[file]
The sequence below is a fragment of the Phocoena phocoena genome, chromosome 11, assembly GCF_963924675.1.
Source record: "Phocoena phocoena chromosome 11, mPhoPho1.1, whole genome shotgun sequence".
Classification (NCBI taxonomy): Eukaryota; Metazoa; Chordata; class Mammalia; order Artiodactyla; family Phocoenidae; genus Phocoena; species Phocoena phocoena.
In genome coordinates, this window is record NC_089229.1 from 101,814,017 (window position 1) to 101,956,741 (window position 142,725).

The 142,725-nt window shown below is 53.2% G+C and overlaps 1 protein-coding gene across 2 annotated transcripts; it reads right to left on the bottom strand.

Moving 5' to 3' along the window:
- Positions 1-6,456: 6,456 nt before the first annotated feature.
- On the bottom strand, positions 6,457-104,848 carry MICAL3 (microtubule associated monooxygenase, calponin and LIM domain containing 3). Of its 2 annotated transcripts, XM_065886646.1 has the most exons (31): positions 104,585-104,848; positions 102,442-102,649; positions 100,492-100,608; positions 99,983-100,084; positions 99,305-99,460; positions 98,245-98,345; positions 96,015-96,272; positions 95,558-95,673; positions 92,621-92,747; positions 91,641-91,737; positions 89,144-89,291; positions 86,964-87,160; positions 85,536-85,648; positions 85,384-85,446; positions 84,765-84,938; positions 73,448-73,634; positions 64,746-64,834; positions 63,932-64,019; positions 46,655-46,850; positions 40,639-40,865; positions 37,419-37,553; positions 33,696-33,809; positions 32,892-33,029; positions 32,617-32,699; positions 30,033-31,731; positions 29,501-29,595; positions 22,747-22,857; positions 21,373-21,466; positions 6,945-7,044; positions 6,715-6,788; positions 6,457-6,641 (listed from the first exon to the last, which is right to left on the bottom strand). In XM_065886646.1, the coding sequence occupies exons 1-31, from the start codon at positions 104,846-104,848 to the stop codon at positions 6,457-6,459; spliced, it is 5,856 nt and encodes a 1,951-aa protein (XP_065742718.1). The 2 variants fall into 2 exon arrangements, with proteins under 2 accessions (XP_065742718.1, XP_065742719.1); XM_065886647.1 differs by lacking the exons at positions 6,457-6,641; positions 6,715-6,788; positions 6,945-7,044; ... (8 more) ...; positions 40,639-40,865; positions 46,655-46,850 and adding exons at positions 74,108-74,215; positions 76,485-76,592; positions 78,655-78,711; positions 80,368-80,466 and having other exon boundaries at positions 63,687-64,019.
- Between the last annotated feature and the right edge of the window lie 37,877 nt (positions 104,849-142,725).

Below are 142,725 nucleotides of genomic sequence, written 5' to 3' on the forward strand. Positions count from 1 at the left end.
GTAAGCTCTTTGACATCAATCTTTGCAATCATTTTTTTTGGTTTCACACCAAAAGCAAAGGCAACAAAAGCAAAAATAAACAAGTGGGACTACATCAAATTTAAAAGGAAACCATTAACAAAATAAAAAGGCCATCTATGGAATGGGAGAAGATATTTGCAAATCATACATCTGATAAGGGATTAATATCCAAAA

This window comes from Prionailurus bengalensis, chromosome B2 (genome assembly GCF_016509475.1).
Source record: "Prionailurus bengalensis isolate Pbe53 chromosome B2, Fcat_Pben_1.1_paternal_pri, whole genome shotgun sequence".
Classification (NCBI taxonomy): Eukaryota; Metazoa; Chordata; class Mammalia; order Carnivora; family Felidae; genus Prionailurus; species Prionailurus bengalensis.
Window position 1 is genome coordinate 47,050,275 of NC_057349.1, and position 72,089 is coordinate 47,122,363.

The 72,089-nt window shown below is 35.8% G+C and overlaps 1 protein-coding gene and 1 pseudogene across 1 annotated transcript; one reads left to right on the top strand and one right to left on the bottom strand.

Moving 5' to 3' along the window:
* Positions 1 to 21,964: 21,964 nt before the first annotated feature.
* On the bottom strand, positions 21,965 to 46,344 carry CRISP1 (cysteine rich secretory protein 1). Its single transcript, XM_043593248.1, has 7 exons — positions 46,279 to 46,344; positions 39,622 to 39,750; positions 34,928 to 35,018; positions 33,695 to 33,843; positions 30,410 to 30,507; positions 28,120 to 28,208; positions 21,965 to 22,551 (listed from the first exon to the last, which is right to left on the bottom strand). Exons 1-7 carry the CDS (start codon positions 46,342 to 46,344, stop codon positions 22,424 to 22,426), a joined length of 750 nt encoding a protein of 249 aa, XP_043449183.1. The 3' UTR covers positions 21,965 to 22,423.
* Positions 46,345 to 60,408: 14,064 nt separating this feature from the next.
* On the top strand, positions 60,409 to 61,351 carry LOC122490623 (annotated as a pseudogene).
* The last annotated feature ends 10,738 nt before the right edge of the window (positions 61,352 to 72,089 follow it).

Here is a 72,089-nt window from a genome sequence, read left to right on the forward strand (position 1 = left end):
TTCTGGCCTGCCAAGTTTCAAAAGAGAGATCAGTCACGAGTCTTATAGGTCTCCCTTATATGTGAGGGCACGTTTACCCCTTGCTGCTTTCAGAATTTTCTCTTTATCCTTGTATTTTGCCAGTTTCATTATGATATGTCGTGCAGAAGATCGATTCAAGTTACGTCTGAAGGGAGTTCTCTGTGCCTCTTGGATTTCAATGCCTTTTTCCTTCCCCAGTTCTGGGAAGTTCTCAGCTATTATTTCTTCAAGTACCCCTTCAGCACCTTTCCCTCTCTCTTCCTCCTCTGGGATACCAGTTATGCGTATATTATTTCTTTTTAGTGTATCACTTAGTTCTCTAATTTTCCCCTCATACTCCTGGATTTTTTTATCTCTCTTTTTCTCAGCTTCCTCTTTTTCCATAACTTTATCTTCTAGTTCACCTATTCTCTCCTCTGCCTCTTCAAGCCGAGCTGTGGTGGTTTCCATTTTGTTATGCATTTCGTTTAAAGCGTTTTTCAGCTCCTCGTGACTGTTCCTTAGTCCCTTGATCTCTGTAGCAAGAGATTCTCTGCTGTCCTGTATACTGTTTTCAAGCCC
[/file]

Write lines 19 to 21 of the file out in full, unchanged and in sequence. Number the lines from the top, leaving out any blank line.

* On the bottom strand, positions 21,965 to 46,344 carry CRISP1 (cysteine rich secretory protein 1). Its single transcript, XM_043593248.1, has 7 exons — positions 46,279 to 46,344; positions 39,622 to 39,750; positions 34,928 to 35,018; positions 33,695 to 33,843; positions 30,410 to 30,507; positions 28,120 to 28,208; positions 21,965 to 22,551 (listed from the first exon to the last, which is right to left on the bottom strand). Exons 1-7 carry the CDS (start codon positions 46,342 to 46,344, stop codon positions 22,424 to 22,426), a joined length of 750 nt encoding a protein of 249 aa, XP_043449183.1. The 3' UTR covers positions 21,965 to 22,423.
* Positions 46,345 to 60,408: 14,064 nt separating this feature from the next.
* On the top strand, positions 60,409 to 61,351 carry LOC122490623 (annotated as a pseudogene).